After the NEAF event the telescope was returned to the OGS shop in Pennsylvannia to continue preparing it for service. This work in principle includes replacing or updating any aspects of the telescope so that it fully complies with whatever is expected from a research class telescope in 2009: encoding the Worm Gears for closed-loop feedback computer control, updating the COMSOFT control system, setting up the Secondary Mirror Focus Control for remote operation, etc. This also include stripping the original mirror coatings and recoating the mirrors with an even higher transmission coatings group. The mechanical components are being cleaned and lubricated, all the while evaluating the condition of the optics coatings and mechanics and then powering on the updated COMSOFT control system to insure all is there and working properly. The tilt of the telescope's aluminum pier will be modified to suit our local latitude.

  • Summer 2009: In June 2009 OGS provided the original acceptance test data for the mirrors showing this telescope's optics are indeed very well made (by Paul Jones, Star Instruments in the USA). We have added the information about these mirrors and optics testing at Specifications Overview.

    Before putting the telescope into service there are a few remaining technical matters, we can complete all within a matter of weeks. At the head of the list are the mirror coatings. Consider that standard telescope mirror coatings typically each reflect 88 to 92 percent of the incoming light so in a two mirror system this results in a cumulative loss of between 15 to 23 percent. Our goal is to loose not more than 8 percent total by removing the original mirror reflective coatings and then applying new technology coatings to both the Primary and Secondary mirrors. This 24 inch telescope should therefore perform should well above what is typical for commercial professional grade telescopes generally made today. In July we began to study and compare technical data that will allow us to make the determination of what optical coatings will serve us best. We are evaluating the risks and costs of ordering coatings for the mirrors that will transmit upper 90 percentile across the visual spectrum.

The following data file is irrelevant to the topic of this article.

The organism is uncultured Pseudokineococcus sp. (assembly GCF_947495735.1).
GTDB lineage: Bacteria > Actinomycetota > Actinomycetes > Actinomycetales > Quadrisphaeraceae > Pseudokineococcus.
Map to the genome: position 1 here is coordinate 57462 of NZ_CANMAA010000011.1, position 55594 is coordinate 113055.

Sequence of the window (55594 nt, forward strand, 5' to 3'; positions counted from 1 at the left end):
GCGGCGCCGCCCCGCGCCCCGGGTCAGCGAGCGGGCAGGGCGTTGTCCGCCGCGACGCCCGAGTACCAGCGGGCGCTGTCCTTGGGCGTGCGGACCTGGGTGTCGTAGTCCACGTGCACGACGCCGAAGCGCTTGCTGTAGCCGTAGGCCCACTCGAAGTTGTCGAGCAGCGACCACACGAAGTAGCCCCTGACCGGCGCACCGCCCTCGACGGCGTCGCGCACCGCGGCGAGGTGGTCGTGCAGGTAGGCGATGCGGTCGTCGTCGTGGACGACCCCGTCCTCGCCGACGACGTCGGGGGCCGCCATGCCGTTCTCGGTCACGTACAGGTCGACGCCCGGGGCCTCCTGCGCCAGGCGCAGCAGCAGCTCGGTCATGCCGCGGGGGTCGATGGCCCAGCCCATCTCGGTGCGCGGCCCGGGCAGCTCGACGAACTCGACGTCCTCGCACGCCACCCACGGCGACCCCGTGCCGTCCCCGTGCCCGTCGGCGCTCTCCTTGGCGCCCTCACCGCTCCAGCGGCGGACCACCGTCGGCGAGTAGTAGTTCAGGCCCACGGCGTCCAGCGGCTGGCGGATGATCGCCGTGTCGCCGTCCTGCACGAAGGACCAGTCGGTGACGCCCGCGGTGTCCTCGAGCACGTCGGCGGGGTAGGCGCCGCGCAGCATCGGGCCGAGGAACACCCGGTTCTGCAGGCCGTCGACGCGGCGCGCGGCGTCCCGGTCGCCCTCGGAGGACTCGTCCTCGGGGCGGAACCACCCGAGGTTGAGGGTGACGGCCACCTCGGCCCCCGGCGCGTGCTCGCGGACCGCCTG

• Fall 2009:

    1. Continuing discussions since January 2009 with George Mason University in Fairfax, Virginia to loan our OGS RC-24 telescope to them while they resolve some difficulties in completing a new 32 inch telescope for their new campus observatory. GMU has constructed a striking observatory building topped with an Ash 6 meter diameter dome (1 meter larger than our own) at their Fairfax campus. However, the bid for the new 32 inch telescope, awarded by GMU in 2006 to ObservatoryScope company (Timothy David Puckett and Michael Marcus) of Georgia, failed to materialize - to put it mildly. Since they have a new observatory with no telescope, and we own a like new telescope with no observatory, then this could be a good interim solution for both of us. In July 2009 Professor Harold Geller of the GMU Physics Department discussed the possibility of the GMU raising the funds needed to modify our 24 inch telescope to suit their purposes and then install it at the University. Some astronomy organizations and individuals in the area have been alerted about this possibility, and some have volunteered to donate money to make this happen.